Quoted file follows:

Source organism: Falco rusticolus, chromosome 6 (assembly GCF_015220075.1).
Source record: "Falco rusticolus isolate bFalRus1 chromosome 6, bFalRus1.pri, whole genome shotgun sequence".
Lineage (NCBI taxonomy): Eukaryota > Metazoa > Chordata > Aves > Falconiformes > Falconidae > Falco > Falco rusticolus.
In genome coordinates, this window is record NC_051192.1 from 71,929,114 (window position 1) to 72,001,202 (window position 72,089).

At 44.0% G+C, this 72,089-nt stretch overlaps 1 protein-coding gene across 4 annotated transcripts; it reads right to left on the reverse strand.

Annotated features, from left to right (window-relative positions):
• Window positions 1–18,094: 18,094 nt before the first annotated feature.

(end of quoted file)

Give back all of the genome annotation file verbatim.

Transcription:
Source organism: Falco rusticolus, chromosome 6 (assembly GCF_015220075.1).
Source record: "Falco rusticolus isolate bFalRus1 chromosome 6, bFalRus1.pri, whole genome shotgun sequence".
Lineage (NCBI taxonomy): Eukaryota > Metazoa > Chordata > Aves > Falconiformes > Falconidae > Falco > Falco rusticolus.
In genome coordinates, this window is record NC_051192.1 from 71,929,114 (window position 1) to 72,001,202 (window position 72,089).

At 44.0% G+C, this 72,089-nt stretch overlaps 1 protein-coding gene across 4 annotated transcripts; it reads right to left on the reverse strand.

Annotated features, from left to right (window-relative positions):
• Window positions 1–18,094: 18,094 nt before the first annotated feature.